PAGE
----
Bald Hills, an outlying northern suburb near the South Pine River, is 20 km north of central Brisbane.
The name was an obvious description of the elevated grassed rises visible among the scrub along the South Pine River, although other sources mention a distant view of a rounded profile of the D'Aguilar Range.
Bald Hills was settled by Scots families in 1857 who within six years built a Presbyterian church of simple slab construction. Two of the earliest families, the Stewarts and Duncans, cleared the surrounding slopes of the native hoop pine and established mixed farming enterprises. Another prominent family, the Carseldines, were of the Methodist faith. They opened the first store in Bald Hills (1869), donated land for a Methodist church (1870) and are remembered by the adjoining southern suburb named in 1975.
A year after the Bald Hills post office was opened in 1871 Cobb and Co began a regular coach and mail service. Seventeen years later the North Coast railway began operation, putting Bald Hills within easier reach of Brisbane. Maize, potatoes and local sugar productions in the river scrub were supplanted by dairying. The Railway Hotel (1886) catered for travellers and the Nundah local government division opened its offices at Bald Hills. (The division had lost its built-up area in the east to the Toombul division, formed in 1883).
By the early 1900s Bald Hills' population was around 500, and growing. The old Presbyterian church was replaced in 1911, the old school (1866) in 1913 and a telephone service was installed.
There was a prospect of additional population from soldier settlement farms in the 1920s, but most were unsuccessful because of the small size of the holdings. More enduring was a new memorial hall (1921) built from materials recovered from the first school of arts (1913). A Catholic church opened in 1927.
Bald Hills retained its rural character until the late 1950s. The Post Office directory in 1949 recorded dairy, fruit growing and poultry farmers, two motor garages, a butcher and three stores. Bald Hills' commercial centre had declined in the 1880s-90s, and its slow recovery simply reused the existing vacated premises. Not much was replaced, and the original village persists to the present day.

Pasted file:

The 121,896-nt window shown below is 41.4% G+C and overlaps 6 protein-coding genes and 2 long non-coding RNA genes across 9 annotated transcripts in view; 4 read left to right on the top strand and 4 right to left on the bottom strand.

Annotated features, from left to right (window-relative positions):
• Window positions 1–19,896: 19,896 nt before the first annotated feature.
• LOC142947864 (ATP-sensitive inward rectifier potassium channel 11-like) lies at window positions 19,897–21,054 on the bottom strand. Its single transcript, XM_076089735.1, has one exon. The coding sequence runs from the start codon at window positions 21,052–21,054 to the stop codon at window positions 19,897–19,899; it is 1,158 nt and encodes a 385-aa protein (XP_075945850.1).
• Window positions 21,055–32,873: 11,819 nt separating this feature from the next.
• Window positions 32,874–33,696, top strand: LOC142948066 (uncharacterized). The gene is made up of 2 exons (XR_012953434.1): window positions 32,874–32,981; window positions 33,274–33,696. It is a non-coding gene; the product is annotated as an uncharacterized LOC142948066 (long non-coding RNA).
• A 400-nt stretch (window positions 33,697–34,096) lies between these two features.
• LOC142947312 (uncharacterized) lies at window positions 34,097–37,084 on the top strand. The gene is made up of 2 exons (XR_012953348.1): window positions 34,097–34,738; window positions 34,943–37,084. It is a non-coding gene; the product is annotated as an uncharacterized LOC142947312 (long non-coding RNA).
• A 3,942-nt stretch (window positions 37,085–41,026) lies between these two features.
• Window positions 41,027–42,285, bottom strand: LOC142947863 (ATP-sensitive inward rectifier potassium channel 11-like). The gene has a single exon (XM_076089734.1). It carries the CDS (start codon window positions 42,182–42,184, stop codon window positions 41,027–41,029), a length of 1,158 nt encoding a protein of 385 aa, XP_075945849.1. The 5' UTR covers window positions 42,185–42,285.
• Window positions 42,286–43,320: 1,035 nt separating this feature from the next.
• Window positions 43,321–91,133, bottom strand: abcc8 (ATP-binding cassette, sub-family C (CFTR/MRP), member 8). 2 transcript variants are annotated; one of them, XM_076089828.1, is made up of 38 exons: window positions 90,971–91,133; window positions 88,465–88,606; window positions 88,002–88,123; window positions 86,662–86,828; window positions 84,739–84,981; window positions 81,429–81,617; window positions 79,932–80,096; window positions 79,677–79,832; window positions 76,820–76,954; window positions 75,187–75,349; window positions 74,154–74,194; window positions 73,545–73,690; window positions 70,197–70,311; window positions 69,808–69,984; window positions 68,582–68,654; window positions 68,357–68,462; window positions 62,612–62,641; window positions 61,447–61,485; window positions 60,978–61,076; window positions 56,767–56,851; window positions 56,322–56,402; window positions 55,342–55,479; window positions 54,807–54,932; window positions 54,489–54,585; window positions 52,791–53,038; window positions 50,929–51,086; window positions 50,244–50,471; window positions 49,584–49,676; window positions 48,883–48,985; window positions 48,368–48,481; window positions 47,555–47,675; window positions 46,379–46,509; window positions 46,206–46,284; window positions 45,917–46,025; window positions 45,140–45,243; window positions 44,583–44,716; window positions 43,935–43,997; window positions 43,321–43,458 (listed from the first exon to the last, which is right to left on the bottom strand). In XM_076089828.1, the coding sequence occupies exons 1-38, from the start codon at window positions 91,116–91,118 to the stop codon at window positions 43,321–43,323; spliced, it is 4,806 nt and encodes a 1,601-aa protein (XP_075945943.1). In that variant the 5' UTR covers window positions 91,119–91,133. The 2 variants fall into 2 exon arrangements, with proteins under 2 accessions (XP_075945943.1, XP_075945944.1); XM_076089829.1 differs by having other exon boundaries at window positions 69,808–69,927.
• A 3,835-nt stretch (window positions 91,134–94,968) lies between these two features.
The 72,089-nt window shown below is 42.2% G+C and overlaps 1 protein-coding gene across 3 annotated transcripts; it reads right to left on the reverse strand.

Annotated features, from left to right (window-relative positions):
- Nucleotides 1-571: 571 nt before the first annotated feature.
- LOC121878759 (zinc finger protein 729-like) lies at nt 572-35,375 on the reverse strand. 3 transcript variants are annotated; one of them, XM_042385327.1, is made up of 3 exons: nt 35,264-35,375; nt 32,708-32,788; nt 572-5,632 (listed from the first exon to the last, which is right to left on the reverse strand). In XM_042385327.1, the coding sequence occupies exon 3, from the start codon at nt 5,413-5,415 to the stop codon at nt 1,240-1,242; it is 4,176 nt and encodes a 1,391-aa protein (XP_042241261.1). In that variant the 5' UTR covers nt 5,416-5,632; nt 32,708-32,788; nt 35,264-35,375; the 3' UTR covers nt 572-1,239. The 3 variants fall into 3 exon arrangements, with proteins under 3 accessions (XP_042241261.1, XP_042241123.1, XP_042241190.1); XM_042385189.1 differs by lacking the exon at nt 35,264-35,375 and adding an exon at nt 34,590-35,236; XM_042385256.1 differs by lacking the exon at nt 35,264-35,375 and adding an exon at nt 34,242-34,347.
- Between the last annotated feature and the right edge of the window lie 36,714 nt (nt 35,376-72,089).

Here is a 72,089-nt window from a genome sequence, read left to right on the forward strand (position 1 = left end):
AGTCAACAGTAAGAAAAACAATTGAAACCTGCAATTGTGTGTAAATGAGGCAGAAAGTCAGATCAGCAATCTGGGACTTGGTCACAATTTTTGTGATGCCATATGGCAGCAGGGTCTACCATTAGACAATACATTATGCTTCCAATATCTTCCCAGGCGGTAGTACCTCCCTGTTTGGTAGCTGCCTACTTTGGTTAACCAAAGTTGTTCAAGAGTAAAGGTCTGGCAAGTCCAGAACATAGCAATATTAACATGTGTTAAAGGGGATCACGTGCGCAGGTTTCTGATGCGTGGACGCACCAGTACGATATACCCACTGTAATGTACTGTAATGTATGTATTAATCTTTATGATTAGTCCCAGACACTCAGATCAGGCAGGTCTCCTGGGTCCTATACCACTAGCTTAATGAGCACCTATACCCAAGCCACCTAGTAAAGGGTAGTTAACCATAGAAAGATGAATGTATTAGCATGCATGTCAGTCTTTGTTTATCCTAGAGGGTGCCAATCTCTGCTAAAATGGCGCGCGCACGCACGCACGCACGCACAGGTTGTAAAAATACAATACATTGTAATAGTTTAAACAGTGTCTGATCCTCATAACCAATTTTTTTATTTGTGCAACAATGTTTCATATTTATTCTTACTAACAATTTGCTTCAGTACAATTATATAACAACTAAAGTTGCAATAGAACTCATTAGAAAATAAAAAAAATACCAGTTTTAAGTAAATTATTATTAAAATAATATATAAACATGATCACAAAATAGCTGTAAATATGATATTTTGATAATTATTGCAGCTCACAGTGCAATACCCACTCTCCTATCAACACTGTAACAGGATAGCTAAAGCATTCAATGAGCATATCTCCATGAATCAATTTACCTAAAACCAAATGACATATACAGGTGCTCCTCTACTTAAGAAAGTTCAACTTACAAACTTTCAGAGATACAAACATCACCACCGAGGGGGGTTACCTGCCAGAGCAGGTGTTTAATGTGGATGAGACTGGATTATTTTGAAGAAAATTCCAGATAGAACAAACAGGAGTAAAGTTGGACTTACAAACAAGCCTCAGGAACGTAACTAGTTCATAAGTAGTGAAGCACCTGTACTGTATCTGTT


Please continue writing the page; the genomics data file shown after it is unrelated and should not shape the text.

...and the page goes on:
Urban growth began with the Richmond Heights estate (1959) north-east of the Presbyterian church, but retail focus was drawn to the Westfield Shopping Centre (1983) up Gympie Road at Strathpine. There are also a shopping centre and a Bunnings store southwards along Gympie Road, near Carseldine. Apart from housing, Bald Hills' notable postwar structures were the radio transmission towers east of the town (1942) and St Paul's, the Anglican boys' school (1960) next to the Presbyterian Church. Between 1961 and 1971 Bald Hills' population nearly tripled to 6000, mainly northward to the South Pine river, 2 km from the railway station. Expansion was interrupted in 1993 when Brisbane City Council acquired a proposed housing site for the Tinchi Tamba wetland reserve, bordered by the South Pine River, Gympie arterial and the Gateway Motorway.
Bald Hills' census populations have been:
Garth Carseldine, Souvenir of Bald Hills centenary 1857-1957, Bald Hills, Bald Hills Progress Association, 1957
Rod Fisher & Barry Shaw, eds, Brisbane: people, places and progress, Ch 2, Kelvin Grove, Brisbane History Group, 1995
Barry Shaw, Bald Hills heritage tour, Kelvin Grove, Brisbane History Group, 1993